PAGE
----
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Difference Engine(MP3)Lib(Unabr.) MP3 CD – Audiobook, MP3 Audio, Unabridged

2.8 out of 5 stars 83 customer reviews

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MP3 CD, Audiobook, MP3 Audio, Unabridged
CDN$ 103.35

Harry Potter and the Cursed Child
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Product Details

  • MP3 CD
  • Publisher: Brilliance Audio; Library edition (Nov. 6 2010)
  • Language: English
  • ISBN-10: 1441890769
  • ISBN-13: 978-1441890764
  • Product Dimensions: 13.7 x 1.3 x 19 cm
  • Shipping Weight: 45 g
  • Average Customer Review: 2.8 out of 5 stars 83 customer reviews
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Product Description

From Amazon

A collaborative novel from the premier cyberpunk authors, William Gibson and Bruce Sterling. Part detective story, part historical thriller, The Difference Engine takes us not forward but back, to an imagined 1885: the Industrial Revolution is in full and inexorable swing, powered by steam-driven, cybernetic engines. Charles Babbage perfects his Analytical Engine, and the computer age arrives a century ahead of its time. --This text refers to an out of print or unavailable edition of this title.

From Publishers Weekly

In a surprising departure from the traditional view of cyberpunk's bleak future, Gibson ( Mona Lisa Overdrive ) and Sterling ( Islands in the Net ) render with elan and colorful detail a scientifically advanced London, circa 1855, where computers ("Engines") have been developed. Fierce summer heat and pollution have driven out the ruling class, and ensuing anarchy allows the subversive, technology-hating Luddites to surface and battle the intellectual elite. Much of the problem centers on a set of perforated cards, once in the possession of an executed Luddite leader's daughter, later in the hands of "Queen of Engines" Ada Byron (daughter of prime minister Lord Byron), finally given to Edward Mallory, a scientist. Mallory, who knows the cards are a gambling device that can be read with a specialized Engine, is soon threatened and libeled by the Luddites, and he and his associates confront the scoundrels in a violent showdown. A sometimes listless pace and limp conclusions that defy the plot's complexity flaw an otherwise visionary, handsomely written, unsentimental tale that convincingly revises the 19th-century Western world. 75,000 first printing; $75,000 ad/promo.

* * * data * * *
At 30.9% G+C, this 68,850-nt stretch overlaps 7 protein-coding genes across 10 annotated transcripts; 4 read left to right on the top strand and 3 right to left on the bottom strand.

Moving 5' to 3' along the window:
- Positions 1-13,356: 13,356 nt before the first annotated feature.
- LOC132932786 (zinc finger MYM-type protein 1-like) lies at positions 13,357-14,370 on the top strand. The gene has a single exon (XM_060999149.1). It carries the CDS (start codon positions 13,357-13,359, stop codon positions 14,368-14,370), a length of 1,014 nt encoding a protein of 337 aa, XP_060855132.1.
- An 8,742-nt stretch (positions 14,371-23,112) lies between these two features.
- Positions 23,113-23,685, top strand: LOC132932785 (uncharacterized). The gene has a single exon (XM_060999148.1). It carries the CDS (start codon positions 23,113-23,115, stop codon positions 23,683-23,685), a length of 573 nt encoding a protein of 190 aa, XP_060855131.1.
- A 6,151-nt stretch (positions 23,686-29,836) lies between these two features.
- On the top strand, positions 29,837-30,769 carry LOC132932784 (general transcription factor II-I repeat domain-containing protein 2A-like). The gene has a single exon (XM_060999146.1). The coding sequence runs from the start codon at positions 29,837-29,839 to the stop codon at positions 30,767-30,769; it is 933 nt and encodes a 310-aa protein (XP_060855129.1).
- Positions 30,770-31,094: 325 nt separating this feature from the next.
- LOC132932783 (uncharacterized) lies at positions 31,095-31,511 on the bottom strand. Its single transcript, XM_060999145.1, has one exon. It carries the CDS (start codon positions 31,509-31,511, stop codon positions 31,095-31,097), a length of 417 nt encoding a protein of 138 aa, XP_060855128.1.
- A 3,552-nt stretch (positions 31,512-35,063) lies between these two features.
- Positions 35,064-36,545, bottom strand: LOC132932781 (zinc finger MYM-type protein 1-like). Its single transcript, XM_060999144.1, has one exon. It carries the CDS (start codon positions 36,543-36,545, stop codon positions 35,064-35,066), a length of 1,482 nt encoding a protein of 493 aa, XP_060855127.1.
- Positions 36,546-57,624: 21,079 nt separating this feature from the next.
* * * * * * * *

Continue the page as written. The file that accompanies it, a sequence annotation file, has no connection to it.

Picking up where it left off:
Copyright 1991 Reed Business Information, Inc. --This text refers to an out of print or unavailable edition of this title.

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Customer Reviews

Top Customer Reviews

Format: Mass Market Paperback
I'm puzzled by the complaint (made by several reviewers below) that the plot threads are never tied up (yes they are, in the final third of the novel) and that we never find out what the mysterious punch cards do (we most certainly do -- see pp. 387, 421, and 429, where we're told EXACTLY what their function is).
This is admittedly a novel that has to be read carefully; one can't just slurp it down like jello without doing any work. It's a serious novel, thank goodness -- not "light entertainment."
I'm also puzzled that nobody seems to have noticed what a highly *political* novel this is. This book is much more about political and cultural ideology than it is about alternative-history technology.
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Format: Mass Market Paperback
i really like reading gibson. usually, it's kind of like running a marathon: it's harder than hell to get to the end, but ultimately rewarding. this one was both an easier read than i expect gibson to be (of course, he had help writing this one) and not as rewarding in the end.